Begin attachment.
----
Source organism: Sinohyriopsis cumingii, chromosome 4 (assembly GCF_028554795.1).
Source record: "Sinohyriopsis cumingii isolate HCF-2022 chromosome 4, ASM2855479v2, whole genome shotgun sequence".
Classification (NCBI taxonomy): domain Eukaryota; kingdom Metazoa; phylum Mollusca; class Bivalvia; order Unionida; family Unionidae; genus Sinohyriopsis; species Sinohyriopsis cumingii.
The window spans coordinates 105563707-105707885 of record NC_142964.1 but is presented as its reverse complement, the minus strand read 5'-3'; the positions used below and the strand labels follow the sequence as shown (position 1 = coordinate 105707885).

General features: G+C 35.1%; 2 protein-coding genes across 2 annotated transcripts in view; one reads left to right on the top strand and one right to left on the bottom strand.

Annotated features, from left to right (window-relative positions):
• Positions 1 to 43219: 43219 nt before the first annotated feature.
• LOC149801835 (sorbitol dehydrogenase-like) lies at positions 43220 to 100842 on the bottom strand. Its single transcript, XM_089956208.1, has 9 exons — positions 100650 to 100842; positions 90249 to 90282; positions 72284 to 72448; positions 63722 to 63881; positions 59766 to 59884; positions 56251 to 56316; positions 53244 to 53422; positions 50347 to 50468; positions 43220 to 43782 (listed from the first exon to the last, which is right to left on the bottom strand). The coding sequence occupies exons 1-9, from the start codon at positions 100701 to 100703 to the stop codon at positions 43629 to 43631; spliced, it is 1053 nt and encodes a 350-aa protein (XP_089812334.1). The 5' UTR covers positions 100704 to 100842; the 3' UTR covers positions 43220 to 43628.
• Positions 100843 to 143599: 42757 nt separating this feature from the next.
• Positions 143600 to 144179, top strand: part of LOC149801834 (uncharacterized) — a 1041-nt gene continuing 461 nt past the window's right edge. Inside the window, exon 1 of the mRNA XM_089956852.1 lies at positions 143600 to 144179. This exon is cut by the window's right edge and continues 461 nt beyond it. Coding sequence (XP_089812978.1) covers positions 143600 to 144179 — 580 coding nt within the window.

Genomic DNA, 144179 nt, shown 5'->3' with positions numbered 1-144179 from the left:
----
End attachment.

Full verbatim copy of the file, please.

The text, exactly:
Source organism: Sinohyriopsis cumingii, chromosome 4 (assembly GCF_028554795.1).
Source record: "Sinohyriopsis cumingii isolate HCF-2022 chromosome 4, ASM2855479v2, whole genome shotgun sequence".
Classification (NCBI taxonomy): domain Eukaryota; kingdom Metazoa; phylum Mollusca; class Bivalvia; order Unionida; family Unionidae; genus Sinohyriopsis; species Sinohyriopsis cumingii.
The window spans coordinates 105563707-105707885 of record NC_142964.1 but is presented as its reverse complement, the minus strand read 5'-3'; the positions used below and the strand labels follow the sequence as shown (position 1 = coordinate 105707885).

General features: G+C 35.1%; 2 protein-coding genes across 2 annotated transcripts in view; one reads left to right on the top strand and one right to left on the bottom strand.

Annotated features, from left to right (window-relative positions):
• Positions 1 to 43219: 43219 nt before the first annotated feature.
• LOC149801835 (sorbitol dehydrogenase-like) lies at positions 43220 to 100842 on the bottom strand. Its single transcript, XM_089956208.1, has 9 exons — positions 100650 to 100842; positions 90249 to 90282; positions 72284 to 72448; positions 63722 to 63881; positions 59766 to 59884; positions 56251 to 56316; positions 53244 to 53422; positions 50347 to 50468; positions 43220 to 43782 (listed from the first exon to the last, which is right to left on the bottom strand). The coding sequence occupies exons 1-9, from the start codon at positions 100701 to 100703 to the stop codon at positions 43629 to 43631; spliced, it is 1053 nt and encodes a 350-aa protein (XP_089812334.1). The 5' UTR covers positions 100704 to 100842; the 3' UTR covers positions 43220 to 43628.
• Positions 100843 to 143599: 42757 nt separating this feature from the next.
• Positions 143600 to 144179, top strand: part of LOC149801834 (uncharacterized) — a 1041-nt gene continuing 461 nt past the window's right edge. Inside the window, exon 1 of the mRNA XM_089956852.1 lies at positions 143600 to 144179. This exon is cut by the window's right edge and continues 461 nt beyond it. Coding sequence (XP_089812978.1) covers positions 143600 to 144179 — 580 coding nt within the window.

Genomic DNA, 144179 nt, shown 5'->3' with positions numbered 1-144179 from the left: